Recently, on a widely watched American talk show, Trevor Noah welcomed the great Sadhguru with a fist bump.
That’s how mainstream Indian spirituality has become in the West.
The spread of ideas from the East to West has been going on since the time of the ancient Greeks.
But, it wasn’t until the 19th century that cultural practices from the Indian subcontinent began to get proper recognition in the West.
In the early 1800s, British scholars produced the first English translations of Indian sacred texts, after which American intellectuals like Henry David Thoreau and Ralph Waldo Emerson wrote about their fascination with these texts, in their essays and poems.
Other western teachers and spiritual seekers like Emma Curtis Hopkins and Helena Blavatsky relied on the concepts of Eastern religions to promote a new form of seeking God.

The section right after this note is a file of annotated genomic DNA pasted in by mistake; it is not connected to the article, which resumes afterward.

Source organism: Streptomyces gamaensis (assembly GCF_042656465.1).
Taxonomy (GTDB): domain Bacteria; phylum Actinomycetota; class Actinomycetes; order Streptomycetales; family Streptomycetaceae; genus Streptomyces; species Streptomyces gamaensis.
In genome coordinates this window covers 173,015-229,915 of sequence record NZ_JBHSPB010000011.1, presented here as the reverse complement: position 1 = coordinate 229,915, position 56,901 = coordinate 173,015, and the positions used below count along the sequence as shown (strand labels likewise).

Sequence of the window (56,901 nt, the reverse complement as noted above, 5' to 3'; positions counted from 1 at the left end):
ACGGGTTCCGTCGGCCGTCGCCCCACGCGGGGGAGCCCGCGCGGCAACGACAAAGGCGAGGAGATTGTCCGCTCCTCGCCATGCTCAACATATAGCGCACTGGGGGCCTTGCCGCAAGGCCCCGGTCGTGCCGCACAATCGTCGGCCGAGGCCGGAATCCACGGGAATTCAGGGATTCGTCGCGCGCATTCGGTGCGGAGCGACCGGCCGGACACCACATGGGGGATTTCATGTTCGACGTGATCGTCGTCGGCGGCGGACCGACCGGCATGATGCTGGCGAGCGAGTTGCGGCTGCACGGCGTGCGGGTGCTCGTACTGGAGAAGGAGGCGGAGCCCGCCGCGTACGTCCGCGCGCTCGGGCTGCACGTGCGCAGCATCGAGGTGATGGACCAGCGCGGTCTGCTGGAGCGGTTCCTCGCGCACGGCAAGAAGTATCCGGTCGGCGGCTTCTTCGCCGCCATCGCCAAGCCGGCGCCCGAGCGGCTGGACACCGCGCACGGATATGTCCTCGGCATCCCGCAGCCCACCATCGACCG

In 1893, at the World Parliament of Religions in Chicago, Americans were formally introduced to Eastern religions in their own homeland.
This gathering was attended by famous exponents of Hinduism, Jainism, Buddhism, Zen, Islam and other faiths, which were counted among emerging world religions at the time.
Indian Spirituality: Why is the West fond of it?
Among all of them, the address by one speaker in particular was declared a smash hit. Swami Vivekananda’s charisma and powerful oration captivated his audience – so much, in fact, that the crowd interrupted his speech with a long standing ovation. He went on to give many more lectures in the U.S. and U.K., and also established Vedanta Society in New York, which expanded to many American cities.